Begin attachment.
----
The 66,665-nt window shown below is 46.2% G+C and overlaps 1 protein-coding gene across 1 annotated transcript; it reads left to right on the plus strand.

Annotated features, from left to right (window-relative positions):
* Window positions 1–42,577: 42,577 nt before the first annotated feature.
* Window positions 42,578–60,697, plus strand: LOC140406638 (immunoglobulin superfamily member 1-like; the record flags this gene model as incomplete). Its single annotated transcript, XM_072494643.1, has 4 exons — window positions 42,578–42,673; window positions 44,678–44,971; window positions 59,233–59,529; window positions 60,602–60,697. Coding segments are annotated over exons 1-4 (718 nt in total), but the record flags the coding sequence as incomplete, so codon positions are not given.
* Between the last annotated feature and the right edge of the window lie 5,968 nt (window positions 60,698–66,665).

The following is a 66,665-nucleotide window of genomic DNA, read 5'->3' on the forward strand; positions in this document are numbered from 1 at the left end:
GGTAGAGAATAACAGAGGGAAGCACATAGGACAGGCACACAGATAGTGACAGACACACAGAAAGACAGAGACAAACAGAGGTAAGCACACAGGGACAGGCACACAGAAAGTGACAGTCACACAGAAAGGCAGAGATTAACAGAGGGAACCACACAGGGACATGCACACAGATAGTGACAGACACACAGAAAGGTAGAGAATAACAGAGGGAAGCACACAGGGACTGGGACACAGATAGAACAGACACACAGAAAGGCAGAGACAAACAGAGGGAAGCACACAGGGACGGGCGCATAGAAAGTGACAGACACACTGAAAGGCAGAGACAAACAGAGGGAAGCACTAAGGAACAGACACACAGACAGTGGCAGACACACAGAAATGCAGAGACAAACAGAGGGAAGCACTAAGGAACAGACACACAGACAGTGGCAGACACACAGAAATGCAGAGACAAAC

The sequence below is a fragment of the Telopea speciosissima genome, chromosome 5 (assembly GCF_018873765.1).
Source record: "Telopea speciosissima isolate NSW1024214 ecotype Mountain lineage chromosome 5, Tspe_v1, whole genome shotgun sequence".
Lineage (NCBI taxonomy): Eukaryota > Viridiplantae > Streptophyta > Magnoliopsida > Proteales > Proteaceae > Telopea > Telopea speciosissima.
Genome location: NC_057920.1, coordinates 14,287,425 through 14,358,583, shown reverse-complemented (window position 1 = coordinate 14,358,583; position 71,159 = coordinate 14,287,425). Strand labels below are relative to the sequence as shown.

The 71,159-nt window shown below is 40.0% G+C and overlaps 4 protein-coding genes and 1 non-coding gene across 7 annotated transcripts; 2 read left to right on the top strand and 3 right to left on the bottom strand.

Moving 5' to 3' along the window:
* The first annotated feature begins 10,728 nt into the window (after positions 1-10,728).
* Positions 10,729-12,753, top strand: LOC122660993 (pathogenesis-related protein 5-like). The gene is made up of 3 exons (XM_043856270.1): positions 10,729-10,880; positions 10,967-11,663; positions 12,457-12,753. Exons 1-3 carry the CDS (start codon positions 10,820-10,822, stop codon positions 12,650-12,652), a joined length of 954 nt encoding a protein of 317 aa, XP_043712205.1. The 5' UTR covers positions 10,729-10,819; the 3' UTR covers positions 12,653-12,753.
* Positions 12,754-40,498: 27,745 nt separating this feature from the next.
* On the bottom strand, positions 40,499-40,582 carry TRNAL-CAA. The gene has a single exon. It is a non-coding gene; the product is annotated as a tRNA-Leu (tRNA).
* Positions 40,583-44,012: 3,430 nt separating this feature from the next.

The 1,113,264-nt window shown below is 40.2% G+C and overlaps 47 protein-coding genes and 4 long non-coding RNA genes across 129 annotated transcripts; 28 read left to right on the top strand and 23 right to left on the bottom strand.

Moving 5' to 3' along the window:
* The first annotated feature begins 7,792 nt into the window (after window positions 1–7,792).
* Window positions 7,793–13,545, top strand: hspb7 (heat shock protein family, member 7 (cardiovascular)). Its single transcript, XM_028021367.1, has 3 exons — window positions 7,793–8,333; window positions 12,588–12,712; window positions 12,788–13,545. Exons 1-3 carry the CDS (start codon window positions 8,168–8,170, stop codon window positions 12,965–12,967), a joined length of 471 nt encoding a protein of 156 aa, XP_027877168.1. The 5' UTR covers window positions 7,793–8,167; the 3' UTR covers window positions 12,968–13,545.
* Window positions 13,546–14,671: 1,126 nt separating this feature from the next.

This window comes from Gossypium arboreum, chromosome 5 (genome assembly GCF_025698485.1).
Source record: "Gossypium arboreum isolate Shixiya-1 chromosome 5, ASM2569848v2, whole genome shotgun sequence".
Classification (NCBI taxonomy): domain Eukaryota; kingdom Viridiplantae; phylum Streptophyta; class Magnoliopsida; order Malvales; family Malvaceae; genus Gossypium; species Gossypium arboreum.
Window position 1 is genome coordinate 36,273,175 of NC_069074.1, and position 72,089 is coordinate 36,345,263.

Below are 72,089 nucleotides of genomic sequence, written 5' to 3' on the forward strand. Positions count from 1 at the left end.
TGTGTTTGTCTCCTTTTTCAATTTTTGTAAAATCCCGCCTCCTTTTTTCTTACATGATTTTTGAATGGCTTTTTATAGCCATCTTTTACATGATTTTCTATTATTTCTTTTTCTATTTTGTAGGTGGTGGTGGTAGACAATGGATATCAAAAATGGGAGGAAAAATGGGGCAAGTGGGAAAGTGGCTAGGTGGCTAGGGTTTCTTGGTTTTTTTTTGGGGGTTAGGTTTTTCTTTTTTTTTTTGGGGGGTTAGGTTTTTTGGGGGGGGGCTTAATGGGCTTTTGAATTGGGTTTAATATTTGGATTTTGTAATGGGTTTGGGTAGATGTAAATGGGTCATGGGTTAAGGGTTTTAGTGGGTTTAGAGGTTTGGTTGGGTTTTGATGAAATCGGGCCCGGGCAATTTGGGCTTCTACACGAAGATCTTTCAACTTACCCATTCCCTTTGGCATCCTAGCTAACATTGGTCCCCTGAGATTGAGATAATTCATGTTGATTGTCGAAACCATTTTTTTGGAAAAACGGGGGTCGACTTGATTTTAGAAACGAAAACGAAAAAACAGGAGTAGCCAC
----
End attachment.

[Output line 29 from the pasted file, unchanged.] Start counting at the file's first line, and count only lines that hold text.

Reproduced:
TGTGTTTGTCTCCTTTTTCAATTTTTGTAAAATCCCGCCTCCTTTTTTCTTACATGATTTTTGAATGGCTTTTTATAGCCATCTTTTACATGATTTTCTATTATTTCTTTTTCTATTTTGTAGGTGGTGGTGGTAGACAATGGATATCAAAAATGGGAGGAAAAATGGGGCAAGTGGGAAAGTGGCTAGGTGGCTAGGGTTTCTTGGTTTTTTTTTGGGGGTTAGGTTTTTCTTTTTTTTTTTGGGGGGTTAGGTTTTTTGGGGGGGGGCTTAATGGGCTTTTGAATTGGGTTTAATATTTGGATTTTGTAATGGGTTTGGGTAGATGTAAATGGGTCATGGGTTAAGGGTTTTAGTGGGTTTAGAGGTTTGGTTGGGTTTTGATGAAATCGGGCCCGGGCAATTTGGGCTTCTACACGAAGATCTTTCAACTTACCCATTCCCTTTGGCATCCTAGCTAACATTGGTCCCCTGAGATTGAGATAATTCATGTTGATTGTCGAAACCATTTTTTTGGAAAAACGGGGGTCGACTTGATTTTAGAAACGAAAACGAAAAAACAGGAGTAGCCAC